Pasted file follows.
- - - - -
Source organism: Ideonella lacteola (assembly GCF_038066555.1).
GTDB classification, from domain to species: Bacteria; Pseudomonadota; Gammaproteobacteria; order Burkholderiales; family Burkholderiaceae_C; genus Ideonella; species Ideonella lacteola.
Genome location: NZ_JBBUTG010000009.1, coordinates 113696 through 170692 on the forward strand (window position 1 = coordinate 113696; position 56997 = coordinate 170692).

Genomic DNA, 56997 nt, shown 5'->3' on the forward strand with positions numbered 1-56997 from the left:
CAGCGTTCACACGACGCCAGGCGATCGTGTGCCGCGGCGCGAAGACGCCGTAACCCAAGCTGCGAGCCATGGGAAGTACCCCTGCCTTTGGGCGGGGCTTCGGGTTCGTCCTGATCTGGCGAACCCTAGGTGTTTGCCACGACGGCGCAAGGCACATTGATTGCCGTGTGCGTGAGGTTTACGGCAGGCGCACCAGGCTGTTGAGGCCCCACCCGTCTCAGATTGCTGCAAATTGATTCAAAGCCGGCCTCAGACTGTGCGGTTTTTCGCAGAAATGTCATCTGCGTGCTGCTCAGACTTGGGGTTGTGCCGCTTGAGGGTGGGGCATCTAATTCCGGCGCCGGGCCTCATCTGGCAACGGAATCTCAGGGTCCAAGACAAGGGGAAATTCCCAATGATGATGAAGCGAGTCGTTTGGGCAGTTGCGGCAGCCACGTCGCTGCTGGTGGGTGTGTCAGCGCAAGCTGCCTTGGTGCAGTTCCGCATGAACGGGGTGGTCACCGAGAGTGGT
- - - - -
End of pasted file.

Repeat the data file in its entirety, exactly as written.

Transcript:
Source organism: Ideonella lacteola (assembly GCF_038066555.1).
GTDB classification, from domain to species: Bacteria; Pseudomonadota; Gammaproteobacteria; order Burkholderiales; family Burkholderiaceae_C; genus Ideonella; species Ideonella lacteola.
Genome location: NZ_JBBUTG010000009.1, coordinates 113696 through 170692 on the forward strand (window position 1 = coordinate 113696; position 56997 = coordinate 170692).

Genomic DNA, 56997 nt, shown 5'->3' on the forward strand with positions numbered 1-56997 from the left:
CAGCGTTCACACGACGCCAGGCGATCGTGTGCCGCGGCGCGAAGACGCCGTAACCCAAGCTGCGAGCCATGGGAAGTACCCCTGCCTTTGGGCGGGGCTTCGGGTTCGTCCTGATCTGGCGAACCCTAGGTGTTTGCCACGACGGCGCAAGGCACATTGATTGCCGTGTGCGTGAGGTTTACGGCAGGCGCACCAGGCTGTTGAGGCCCCACCCGTCTCAGATTGCTGCAAATTGATTCAAAGCCGGCCTCAGACTGTGCGGTTTTTCGCAGAAATGTCATCTGCGTGCTGCTCAGACTTGGGGTTGTGCCGCTTGAGGGTGGGGCATCTAATTCCGGCGCCGGGCCTCATCTGGCAACGGAATCTCAGGGTCCAAGACAAGGGGAAATTCCCAATGATGATGAAGCGAGTCGTTTGGGCAGTTGCGGCAGCCACGTCGCTGCTGGTGGGTGTGTCAGCGCAAGCTGCCTTGGTGCAGTTCCGCATGAACGGGGTGGTCACCGAGAGTGGT